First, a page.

DescriptionMicelles assembled from amphiphilic macromolecules (AM) or drug-conjugated AMs were evaluated as anticancer drug carriers in terms of drug content,
sustained/controlled drug release and cytotoxicity of encapsulated/bound drug. Physical drug encapsulation was compared with chemical drug conjugation. The AM micelles were compared with known polymeric delivery systems, Pluronic P85 and Cremophor EL. Generally, AM micelles encapsulated drugs as efficiently (or better) than the established polymeric carriers.
Encapsulated hydrophobic drugs in AM micelles showed non-aggregation of drug and sustained drug release after lyophilization and resolubilization in aqueous solutions; indicating good solution and storage stability of drug-loaded AM micelles. Compared to the polymeric controls, the AM micelles showed faster resolubilization times and better pH/temperature micellar stability.
Cellular entry of AM micelles in human umbilical vein endothelial cells was observed to be endocytotic, observed from the colocalization of fluorescein-labeled AMs and fluorescent dye-stained endosomes or lysosomes that were detected by confocal scanning
Doxorubicin (DOX) was conjugated to AMs via acidic pH-sensitive hydrazone linkers and the DOX-AM micelles had ~ 30 nm sizes. DOX-AMs showed higher drug release at lysosomal pH 5.0 as compared to physiological pH 7.4. Cell proliferation assays of DOX-AM micelles showed better cytotoxicity compared to DOX-loaded AM micelles and free DOX against human hepatocellular carcinoma cells.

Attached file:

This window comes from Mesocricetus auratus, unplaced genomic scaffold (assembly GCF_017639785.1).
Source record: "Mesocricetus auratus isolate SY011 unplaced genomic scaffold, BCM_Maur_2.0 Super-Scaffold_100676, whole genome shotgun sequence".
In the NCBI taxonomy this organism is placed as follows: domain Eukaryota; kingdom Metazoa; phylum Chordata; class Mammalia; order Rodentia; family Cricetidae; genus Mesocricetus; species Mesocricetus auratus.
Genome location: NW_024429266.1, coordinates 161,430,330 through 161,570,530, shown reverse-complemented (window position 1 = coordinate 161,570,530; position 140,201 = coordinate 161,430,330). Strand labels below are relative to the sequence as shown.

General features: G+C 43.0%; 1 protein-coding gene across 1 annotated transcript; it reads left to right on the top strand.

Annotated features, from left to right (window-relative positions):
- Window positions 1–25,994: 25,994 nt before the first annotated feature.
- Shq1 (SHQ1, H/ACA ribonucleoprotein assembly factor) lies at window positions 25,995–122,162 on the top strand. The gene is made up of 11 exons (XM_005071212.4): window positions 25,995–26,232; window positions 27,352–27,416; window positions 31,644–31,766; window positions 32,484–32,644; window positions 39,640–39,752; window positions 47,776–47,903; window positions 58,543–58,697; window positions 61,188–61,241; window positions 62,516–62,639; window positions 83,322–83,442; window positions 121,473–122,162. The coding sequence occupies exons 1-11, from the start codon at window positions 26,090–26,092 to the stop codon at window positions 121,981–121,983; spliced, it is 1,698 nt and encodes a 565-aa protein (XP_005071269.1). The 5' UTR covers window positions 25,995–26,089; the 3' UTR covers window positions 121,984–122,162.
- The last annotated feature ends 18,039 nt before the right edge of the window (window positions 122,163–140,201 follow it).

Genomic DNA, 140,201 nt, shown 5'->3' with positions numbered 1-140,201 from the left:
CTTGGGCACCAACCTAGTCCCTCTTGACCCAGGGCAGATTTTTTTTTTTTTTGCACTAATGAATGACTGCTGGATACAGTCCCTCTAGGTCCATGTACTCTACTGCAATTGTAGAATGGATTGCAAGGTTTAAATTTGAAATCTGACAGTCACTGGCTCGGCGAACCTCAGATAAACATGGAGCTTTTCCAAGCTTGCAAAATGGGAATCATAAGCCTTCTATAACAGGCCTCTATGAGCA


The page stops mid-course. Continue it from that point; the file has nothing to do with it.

As another example of drug conjugation, camptothecin (CPT) was conjugated to AMs via glycine linkers. CPT-AM micelles showed CPT lactone stabilization, higher CPT solubilization, and increased stability against human serum albumin (HSA) on CPT release in vitro. However, cell proliferation assays on the CPT-AM micelles showed comparable cytotoxicity to CPT-loaded AM micelles against human colorectal carcinoma cells.
The placement of CPT conjugation was evaluated by CPT conjugation via mucic acid and functionalized alkyl chains. Carbodiimides were used to conjugate CPT to AM mucic acid, whereas click chemistry conjugated alkyne-terminated CPT to azideterminated AM chains. Higher CPT conjugation was achieved via the functionalized chain ends (i.e. click chemistry) compared to the mucic acid (carbodiimide coupling).
However, lesser HSA impact on CPT in vitro release was observed in CPT attached to the mucic acid.
Overall, the AM-based micelles showed good characteristics as anticancer drug carriers.